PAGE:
Earlier today, Microsoft released its first build of Windows 11 to Insiders and it is filled with UI updates and other enhancements that improve Windows in ways that are subtle, yet impactful.
Generally speaking, Windows 11 looks like a respectable update to Windows 10 at first impression but the story around compatibility is causing more friction than it should. Microsoft tried to clear a few things up today but in reality, they did not improve the transparency around older hardware compatibility and created more uncertainty
In the new blog post, Microsoft places the line in the sand for compatibility as conditioned by three pillars: security, reliability, and compatibility.
These breakdown into Windows 11 supporting features like Windows Hello, Device Encryption, virtualization-based security (VBS), hypervisor-protected code integrity (HVCI), and Secure Boot for security. Reliability is linked to CPUs that support the new Windows Driver model but the supporting document mentioned in the post also references the now-defunct Windows 10X. And for compatibility, the post re-states the better-than 1GHz, 2-core processors, 4GB memory, and 64GB of storage line that was previously stated.
This information is not new but the post goes on to state that by using the pillars listed above, the company believes that “running on Intel 8th generation processors and AMD Zen 2, as well as Qualcomm 7 and 8 Series, will meet our principles around security and reliability and minimum system requirements for Windows 11” but that’s not the end of the story.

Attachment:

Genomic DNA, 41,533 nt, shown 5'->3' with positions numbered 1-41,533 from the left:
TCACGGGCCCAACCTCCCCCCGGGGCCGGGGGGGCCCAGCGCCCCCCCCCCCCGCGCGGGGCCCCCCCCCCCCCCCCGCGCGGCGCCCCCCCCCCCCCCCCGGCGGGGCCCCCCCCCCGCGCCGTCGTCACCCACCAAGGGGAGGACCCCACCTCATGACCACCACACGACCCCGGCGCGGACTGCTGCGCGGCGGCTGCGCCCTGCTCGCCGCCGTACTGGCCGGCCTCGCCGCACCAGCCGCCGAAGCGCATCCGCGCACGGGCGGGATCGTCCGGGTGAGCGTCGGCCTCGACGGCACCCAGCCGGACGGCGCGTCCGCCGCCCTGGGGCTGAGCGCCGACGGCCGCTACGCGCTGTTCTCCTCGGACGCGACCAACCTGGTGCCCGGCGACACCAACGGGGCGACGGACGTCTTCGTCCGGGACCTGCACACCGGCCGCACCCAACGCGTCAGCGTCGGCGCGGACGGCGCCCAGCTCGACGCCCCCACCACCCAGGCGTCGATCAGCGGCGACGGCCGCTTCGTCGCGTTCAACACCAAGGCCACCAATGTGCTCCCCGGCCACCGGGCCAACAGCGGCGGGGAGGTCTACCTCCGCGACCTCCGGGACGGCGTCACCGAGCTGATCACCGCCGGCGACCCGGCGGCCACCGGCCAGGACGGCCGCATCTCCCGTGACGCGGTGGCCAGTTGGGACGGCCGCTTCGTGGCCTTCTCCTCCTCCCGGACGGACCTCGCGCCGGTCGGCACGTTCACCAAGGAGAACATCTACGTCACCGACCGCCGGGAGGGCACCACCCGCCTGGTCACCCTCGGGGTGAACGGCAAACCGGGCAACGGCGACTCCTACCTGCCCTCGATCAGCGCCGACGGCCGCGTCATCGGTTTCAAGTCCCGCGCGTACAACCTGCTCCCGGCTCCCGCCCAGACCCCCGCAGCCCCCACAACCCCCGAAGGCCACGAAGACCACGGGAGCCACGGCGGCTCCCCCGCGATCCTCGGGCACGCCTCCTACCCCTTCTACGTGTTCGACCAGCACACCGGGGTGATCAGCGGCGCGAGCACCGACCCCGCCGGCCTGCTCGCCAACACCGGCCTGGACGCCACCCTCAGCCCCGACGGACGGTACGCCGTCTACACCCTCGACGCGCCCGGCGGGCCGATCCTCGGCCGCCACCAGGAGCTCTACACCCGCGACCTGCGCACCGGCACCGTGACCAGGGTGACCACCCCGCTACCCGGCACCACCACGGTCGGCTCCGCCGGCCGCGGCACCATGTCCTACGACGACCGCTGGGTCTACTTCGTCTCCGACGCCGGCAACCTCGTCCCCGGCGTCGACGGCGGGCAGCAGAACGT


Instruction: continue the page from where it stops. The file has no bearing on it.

The original post also stated Microsoft believes that devices running Intel 6th generation chips and AMD chips that are pre-Zen, will not be able to sufficiently run Windows 11 – that line has now been deleted.
It sounds clear, right? If you have a 7th gen chip, you are looking at buying new hardware to run Windows 11. That’s not the case, you might get lucky and Microsoft could grace you with its less-than-transparent wand and magically make your machine eligible – the post states:
we will test to identify devices running on Intel 7th generation and AMD Zen 1 that may meet our principles.
Given this update to their stance on Windows 11 device eligibility, I bet we see the Surface Studio 2 magically join the list of supported devices. The question becomes what other chips in the 7th generation will be added to Microsoft’s approval list before release. What this means is that if you have a 7th gen chip, enjoy the next few months while we wait and see if we are adding more e-waste to the landfills or if our machines live to see another day – for the record, I have two 7-series boxes that I use every day with Windows 10.
This means we are right back to where we started before this post was written. Or are we? We are actually a few steps back; Microsoft has pulled its PC Health Check App after everyone realized that it added no actual value to the compatibility conversation – it will return after being updated to explain why your machine is not capable of running Windows 11.
I empathize with Microsoft that shipping a major update to an OS during a pandemic is not easy. But the reality is that they got the hard part right and for a first build, it’s fairly comprehensive and cohesive. The easy part, what machines can run the OS, is what’s causing the most headaches and for some reason, they can’t quite explain why some chips will be left out in the cold.